French painter Hippolyte Petitjean mastered the neo-Impressionist technique called pointillism. A close friend and colleague of Georges Seurat, who would also perfect his pointillist works, Petitjean had received a formal education at the Ecole des Beaux Arts under Alexandre Cabanel.
His first Salon exhibition was in 1880, but upon his meeting with Seurat in 1884 his work would be forever changed. Petitjean met many of the neo-Impressionist painters through his acquaintance with Seurat. Petitjean would join their exhibitions, and enter his first major work in the style in 1887.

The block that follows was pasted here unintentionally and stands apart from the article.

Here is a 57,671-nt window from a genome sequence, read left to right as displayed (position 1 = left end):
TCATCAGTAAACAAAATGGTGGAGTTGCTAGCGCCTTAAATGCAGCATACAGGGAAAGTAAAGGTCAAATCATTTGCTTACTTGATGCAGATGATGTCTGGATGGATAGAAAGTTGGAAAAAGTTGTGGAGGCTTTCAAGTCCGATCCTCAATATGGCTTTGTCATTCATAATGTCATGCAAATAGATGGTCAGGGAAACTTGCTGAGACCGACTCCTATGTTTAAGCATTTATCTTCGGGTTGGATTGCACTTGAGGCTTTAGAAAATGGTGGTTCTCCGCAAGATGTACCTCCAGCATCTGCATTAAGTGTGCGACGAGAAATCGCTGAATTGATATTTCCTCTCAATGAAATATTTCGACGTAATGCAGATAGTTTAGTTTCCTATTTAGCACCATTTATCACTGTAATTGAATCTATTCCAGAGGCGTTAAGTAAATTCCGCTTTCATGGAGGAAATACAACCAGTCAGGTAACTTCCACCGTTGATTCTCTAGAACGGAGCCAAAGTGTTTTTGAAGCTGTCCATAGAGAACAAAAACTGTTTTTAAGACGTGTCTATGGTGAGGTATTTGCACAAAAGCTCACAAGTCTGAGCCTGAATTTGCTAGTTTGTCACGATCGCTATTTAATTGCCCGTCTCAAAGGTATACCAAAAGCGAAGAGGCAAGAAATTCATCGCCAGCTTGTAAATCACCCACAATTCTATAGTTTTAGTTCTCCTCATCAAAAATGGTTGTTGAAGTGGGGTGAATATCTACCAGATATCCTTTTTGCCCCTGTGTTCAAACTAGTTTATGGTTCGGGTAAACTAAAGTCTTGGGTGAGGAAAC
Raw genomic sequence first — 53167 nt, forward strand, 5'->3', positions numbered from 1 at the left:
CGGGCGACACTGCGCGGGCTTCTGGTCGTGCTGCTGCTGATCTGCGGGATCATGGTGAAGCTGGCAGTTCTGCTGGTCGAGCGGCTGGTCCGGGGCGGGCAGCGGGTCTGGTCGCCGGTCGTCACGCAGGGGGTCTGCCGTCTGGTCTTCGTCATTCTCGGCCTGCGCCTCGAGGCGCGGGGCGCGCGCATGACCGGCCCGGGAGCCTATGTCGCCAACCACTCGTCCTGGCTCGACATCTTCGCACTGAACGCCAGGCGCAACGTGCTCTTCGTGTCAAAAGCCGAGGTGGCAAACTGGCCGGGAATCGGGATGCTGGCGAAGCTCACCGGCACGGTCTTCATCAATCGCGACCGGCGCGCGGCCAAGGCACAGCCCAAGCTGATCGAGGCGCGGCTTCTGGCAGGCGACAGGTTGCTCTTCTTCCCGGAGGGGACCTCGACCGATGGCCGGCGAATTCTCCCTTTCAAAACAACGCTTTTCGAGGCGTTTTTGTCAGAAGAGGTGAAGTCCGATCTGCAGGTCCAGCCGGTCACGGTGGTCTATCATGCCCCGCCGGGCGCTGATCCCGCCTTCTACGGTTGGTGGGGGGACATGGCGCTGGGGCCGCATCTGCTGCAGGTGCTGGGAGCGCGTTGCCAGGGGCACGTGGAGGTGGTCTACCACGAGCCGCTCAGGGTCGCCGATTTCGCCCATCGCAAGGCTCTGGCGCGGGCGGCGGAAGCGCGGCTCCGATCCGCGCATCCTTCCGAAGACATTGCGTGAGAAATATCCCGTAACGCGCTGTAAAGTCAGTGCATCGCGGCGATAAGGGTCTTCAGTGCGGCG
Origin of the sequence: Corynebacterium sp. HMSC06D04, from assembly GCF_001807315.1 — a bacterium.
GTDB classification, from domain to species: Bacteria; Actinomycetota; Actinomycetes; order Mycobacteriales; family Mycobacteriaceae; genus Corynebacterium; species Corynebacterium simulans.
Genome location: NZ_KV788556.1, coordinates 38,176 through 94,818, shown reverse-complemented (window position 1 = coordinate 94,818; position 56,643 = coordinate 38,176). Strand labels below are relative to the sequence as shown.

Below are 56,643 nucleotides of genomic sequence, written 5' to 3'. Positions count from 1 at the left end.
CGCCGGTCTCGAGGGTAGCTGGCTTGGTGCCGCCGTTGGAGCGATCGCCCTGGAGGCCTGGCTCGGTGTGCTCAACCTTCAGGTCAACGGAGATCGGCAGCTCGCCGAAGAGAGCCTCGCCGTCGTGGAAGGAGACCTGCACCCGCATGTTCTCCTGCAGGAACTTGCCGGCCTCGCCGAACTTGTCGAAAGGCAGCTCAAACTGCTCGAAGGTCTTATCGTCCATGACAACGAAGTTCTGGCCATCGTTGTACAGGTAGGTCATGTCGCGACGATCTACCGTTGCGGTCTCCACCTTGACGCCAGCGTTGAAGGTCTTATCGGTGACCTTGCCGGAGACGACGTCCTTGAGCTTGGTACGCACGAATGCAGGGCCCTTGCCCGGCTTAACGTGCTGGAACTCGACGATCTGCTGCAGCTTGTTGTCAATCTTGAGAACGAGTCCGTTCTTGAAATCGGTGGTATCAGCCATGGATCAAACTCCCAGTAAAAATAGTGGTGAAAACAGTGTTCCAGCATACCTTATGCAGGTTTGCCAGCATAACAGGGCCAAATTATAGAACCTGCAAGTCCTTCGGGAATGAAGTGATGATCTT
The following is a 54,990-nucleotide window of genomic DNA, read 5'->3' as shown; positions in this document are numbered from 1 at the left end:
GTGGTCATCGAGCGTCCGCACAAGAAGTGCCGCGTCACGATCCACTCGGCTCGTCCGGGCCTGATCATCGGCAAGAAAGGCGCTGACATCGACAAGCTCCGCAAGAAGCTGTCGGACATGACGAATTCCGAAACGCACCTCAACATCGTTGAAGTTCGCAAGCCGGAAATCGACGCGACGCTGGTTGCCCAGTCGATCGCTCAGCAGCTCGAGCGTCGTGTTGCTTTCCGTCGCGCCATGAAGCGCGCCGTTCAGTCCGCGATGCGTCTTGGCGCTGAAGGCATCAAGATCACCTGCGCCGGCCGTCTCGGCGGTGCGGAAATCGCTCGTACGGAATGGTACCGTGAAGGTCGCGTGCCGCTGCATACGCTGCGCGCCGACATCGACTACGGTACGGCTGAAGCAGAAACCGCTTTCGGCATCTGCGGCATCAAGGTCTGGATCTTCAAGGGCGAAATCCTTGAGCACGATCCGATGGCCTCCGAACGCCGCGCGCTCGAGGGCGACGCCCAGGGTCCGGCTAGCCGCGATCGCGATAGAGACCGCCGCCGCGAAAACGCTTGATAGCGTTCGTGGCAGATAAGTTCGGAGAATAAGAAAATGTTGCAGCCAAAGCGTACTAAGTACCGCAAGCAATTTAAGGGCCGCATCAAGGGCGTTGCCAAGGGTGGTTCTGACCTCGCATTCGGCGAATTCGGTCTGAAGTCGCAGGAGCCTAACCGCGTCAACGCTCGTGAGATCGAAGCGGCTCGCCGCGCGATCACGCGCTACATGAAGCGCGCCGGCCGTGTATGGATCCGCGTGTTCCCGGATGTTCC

While he remained true to the theories of the pointillist technique he soon incorporated some styles of his own, adding soft brush work. His palette would create remarkable effects and he was soon crafting landscapes and figures with dots of pure color set against the brilliance of the blank background.
His works are in the collections of several major museums, including the museum of Burgundy and the Musee d'Art Moderne in Paris.